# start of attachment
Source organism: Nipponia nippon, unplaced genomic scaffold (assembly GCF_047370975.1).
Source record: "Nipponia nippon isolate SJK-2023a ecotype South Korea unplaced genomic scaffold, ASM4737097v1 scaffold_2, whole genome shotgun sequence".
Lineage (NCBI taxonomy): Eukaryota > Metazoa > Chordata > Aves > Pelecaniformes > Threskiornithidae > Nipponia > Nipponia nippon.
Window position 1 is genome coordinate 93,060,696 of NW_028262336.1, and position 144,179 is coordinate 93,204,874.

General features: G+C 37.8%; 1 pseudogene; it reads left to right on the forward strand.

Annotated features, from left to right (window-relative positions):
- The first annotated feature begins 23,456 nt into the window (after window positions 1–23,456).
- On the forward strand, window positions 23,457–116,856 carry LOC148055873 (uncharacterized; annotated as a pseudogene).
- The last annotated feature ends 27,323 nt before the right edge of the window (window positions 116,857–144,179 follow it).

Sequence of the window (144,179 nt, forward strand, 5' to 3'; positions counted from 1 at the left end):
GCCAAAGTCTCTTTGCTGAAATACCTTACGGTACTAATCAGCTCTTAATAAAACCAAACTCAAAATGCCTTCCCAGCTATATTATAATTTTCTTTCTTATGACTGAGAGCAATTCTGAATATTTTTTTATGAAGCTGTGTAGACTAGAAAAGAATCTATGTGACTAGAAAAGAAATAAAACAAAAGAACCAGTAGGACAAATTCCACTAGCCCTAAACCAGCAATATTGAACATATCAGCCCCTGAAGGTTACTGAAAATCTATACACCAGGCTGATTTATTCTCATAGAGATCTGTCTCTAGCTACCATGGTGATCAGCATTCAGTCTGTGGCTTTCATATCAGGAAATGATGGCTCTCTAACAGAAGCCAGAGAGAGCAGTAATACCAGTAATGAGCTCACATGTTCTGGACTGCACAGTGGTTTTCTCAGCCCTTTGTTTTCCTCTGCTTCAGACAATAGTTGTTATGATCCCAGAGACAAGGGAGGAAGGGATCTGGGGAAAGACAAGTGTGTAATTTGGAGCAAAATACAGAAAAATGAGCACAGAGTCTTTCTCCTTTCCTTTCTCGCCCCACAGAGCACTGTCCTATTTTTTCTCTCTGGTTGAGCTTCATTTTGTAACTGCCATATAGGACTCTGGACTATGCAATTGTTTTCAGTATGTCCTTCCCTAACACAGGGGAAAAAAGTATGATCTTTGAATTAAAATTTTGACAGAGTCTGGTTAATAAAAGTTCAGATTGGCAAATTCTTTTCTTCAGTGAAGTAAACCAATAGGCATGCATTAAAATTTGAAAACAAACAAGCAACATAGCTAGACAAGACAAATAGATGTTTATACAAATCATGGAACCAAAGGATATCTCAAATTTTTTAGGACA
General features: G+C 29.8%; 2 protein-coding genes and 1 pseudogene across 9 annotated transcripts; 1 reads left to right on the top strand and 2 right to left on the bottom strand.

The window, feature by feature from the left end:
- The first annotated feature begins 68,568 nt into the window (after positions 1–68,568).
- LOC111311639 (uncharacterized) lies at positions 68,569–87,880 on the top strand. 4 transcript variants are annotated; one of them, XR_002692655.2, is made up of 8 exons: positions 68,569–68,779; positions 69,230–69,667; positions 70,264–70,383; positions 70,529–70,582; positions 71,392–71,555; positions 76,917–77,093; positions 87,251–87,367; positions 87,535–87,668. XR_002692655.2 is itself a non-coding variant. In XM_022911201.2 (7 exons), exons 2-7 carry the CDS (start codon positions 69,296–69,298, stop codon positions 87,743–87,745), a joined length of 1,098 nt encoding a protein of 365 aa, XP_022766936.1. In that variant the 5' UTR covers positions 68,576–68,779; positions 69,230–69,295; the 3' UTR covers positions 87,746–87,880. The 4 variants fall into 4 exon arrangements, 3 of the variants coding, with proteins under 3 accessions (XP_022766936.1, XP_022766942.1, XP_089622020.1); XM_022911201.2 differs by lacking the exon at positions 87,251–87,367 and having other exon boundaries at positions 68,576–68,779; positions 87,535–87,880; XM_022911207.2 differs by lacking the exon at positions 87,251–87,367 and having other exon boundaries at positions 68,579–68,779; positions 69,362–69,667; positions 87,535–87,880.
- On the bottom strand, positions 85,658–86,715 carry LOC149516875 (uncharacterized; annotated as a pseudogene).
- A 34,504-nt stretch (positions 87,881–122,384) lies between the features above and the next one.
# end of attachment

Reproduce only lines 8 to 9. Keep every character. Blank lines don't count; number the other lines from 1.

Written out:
- On the forward strand, window positions 23,457–116,856 carry LOC148055873 (uncharacterized; annotated as a pseudogene).
- The last annotated feature ends 27,323 nt before the right edge of the window (window positions 116,857–144,179 follow it).